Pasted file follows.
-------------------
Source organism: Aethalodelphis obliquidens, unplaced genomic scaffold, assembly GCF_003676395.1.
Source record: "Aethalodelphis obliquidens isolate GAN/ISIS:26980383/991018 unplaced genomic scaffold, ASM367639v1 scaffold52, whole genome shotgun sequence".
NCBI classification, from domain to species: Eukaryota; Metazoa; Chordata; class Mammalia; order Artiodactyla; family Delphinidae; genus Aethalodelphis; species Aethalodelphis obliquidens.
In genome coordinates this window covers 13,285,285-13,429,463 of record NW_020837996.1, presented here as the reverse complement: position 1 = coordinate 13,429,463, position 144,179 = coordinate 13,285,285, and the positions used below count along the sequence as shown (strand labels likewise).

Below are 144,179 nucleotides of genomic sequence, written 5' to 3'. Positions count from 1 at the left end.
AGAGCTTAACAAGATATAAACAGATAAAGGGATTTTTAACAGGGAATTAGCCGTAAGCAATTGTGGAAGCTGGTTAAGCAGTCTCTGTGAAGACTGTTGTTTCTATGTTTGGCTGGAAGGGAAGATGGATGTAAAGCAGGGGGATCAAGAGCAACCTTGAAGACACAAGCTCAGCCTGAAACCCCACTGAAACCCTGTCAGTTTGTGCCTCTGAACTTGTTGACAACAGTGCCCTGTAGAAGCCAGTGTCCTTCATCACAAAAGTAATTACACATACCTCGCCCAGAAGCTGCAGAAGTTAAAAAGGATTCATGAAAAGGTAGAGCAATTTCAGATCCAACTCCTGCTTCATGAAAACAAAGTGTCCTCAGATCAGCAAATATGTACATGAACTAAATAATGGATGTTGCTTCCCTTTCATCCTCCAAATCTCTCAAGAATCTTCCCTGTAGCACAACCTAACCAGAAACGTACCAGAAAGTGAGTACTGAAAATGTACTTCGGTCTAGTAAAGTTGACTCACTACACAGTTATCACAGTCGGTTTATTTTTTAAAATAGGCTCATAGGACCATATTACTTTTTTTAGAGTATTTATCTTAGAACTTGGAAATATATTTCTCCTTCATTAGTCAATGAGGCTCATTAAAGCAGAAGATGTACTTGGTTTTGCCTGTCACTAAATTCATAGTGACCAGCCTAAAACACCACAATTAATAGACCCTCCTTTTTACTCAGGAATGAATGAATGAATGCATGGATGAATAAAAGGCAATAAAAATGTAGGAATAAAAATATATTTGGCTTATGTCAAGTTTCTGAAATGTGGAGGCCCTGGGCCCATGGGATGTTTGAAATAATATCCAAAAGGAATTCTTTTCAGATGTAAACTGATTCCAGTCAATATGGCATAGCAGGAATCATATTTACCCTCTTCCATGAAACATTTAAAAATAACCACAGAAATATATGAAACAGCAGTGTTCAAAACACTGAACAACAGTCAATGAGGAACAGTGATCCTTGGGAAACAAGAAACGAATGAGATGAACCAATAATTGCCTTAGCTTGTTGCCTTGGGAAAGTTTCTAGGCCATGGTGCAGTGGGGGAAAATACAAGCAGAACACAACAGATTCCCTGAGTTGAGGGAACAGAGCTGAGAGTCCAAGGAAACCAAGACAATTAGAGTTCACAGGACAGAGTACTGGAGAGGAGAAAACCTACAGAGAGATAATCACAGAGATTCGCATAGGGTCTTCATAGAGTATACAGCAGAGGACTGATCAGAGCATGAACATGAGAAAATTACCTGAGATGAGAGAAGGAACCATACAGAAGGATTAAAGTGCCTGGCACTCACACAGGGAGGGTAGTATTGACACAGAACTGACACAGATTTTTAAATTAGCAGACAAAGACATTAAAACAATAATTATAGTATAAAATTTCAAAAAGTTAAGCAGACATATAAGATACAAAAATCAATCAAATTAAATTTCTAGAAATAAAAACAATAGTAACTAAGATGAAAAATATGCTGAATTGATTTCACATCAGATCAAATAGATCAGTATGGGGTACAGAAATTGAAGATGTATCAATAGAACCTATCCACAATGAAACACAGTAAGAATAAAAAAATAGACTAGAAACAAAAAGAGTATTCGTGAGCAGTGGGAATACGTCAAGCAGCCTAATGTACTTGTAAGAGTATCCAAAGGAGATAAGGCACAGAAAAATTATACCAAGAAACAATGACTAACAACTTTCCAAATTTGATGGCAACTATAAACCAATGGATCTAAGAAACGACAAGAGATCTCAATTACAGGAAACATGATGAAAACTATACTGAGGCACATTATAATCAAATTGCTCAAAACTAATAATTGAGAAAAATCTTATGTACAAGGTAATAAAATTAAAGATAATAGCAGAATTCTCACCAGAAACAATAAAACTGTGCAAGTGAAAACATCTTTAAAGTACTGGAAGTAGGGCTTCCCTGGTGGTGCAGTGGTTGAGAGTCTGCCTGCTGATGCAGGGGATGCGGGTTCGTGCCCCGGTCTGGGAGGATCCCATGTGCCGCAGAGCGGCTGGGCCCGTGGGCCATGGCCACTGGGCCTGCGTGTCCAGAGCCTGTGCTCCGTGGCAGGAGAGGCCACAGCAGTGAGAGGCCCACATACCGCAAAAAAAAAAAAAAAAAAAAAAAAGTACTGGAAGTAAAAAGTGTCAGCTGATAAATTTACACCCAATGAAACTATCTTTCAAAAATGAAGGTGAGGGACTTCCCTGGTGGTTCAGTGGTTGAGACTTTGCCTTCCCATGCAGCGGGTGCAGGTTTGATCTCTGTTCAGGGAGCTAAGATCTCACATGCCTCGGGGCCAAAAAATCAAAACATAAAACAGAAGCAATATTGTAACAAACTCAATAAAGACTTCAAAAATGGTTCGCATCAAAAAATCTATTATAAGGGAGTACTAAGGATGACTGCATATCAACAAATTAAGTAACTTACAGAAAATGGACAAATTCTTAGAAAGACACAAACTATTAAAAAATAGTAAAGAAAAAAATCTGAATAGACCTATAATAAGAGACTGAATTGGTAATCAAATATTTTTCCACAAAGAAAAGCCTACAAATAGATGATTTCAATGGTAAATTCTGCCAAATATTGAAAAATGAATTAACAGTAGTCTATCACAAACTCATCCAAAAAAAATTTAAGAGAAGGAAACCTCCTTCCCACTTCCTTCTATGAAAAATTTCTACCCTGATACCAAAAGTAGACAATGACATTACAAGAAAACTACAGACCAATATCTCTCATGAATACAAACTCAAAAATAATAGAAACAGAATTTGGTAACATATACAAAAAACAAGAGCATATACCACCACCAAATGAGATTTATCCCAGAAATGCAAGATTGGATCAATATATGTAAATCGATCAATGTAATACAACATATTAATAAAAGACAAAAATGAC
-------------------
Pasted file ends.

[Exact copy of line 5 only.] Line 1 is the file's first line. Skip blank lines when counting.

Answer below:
Below are 144,179 nucleotides of genomic sequence, written 5' to 3'. Positions count from 1 at the left end.